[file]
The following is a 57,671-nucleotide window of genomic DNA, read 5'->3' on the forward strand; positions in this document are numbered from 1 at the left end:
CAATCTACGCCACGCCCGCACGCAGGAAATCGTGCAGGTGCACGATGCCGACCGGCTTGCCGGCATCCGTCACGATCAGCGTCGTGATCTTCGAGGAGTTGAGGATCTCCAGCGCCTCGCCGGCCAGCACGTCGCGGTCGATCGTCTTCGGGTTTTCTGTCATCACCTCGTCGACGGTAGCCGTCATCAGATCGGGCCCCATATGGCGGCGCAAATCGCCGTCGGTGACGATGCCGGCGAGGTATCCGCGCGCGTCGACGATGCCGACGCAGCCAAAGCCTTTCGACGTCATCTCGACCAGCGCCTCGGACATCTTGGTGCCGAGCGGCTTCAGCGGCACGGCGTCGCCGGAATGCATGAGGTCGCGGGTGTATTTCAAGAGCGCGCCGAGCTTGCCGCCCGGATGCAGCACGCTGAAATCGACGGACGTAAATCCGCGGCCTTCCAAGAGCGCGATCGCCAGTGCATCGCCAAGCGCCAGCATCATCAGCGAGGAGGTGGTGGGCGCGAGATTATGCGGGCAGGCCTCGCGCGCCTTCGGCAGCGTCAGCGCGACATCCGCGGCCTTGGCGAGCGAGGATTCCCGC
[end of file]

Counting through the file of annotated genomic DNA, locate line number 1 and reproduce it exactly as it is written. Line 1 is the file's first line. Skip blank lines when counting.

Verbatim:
The following is a 57,671-nucleotide window of genomic DNA, read 5'->3' on the forward strand; positions in this document are numbered from 1 at the left end: